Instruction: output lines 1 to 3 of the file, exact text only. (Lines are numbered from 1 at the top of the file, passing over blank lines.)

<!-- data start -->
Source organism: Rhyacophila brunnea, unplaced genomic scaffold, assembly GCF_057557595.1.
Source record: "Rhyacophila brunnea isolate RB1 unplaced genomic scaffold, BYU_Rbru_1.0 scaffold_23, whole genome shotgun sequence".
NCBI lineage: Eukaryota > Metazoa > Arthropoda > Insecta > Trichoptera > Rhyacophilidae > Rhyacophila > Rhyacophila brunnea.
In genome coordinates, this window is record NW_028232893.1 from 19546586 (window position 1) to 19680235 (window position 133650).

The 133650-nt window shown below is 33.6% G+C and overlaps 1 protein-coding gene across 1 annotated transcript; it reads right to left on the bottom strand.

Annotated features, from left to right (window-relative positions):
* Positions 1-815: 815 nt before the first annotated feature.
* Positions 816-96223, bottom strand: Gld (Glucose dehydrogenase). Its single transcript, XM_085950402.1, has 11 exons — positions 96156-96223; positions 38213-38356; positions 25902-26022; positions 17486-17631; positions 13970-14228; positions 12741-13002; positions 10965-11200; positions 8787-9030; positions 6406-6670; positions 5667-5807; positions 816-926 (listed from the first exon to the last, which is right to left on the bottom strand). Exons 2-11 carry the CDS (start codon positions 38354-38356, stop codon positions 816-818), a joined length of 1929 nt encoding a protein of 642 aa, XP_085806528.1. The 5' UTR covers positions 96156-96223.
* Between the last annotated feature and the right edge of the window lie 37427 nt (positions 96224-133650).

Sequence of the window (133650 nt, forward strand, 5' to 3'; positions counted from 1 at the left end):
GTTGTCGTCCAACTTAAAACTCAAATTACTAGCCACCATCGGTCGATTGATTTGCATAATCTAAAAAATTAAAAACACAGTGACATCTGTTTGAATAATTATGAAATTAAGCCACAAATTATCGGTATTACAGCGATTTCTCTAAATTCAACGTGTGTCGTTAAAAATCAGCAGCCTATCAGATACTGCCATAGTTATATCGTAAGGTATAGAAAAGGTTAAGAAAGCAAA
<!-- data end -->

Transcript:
Source organism: Rhyacophila brunnea, unplaced genomic scaffold, assembly GCF_057557595.1.
Source record: "Rhyacophila brunnea isolate RB1 unplaced genomic scaffold, BYU_Rbru_1.0 scaffold_23, whole genome shotgun sequence".
NCBI lineage: Eukaryota > Metazoa > Arthropoda > Insecta > Trichoptera > Rhyacophilidae > Rhyacophila > Rhyacophila brunnea.